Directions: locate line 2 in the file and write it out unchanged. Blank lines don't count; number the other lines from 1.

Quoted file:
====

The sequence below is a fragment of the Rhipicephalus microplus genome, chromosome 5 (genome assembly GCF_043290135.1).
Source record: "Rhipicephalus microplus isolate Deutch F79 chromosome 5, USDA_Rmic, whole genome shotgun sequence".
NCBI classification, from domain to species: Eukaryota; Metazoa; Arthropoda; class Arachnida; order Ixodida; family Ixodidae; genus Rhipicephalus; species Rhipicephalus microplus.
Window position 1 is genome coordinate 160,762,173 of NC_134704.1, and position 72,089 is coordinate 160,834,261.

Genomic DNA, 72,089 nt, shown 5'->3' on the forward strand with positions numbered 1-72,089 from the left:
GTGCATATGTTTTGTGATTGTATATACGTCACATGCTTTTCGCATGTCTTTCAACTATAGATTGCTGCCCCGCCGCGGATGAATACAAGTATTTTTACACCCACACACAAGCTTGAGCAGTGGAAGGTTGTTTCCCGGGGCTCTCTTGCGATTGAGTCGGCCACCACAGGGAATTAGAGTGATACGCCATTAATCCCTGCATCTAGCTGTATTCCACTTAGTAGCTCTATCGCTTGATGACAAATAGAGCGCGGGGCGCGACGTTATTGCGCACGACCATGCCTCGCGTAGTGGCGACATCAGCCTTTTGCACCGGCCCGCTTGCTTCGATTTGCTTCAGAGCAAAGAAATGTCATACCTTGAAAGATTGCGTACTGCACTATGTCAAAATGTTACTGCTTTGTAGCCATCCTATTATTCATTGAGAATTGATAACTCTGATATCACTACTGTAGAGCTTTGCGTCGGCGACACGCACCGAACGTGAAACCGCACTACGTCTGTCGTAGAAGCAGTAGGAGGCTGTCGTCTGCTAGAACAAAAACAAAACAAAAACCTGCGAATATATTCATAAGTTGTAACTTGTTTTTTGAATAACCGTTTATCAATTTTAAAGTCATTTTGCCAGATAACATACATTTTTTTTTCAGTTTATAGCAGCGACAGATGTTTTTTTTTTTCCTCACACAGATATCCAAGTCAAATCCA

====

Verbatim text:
Source record: "Rhipicephalus microplus isolate Deutch F79 chromosome 5, USDA_Rmic, whole genome shotgun sequence".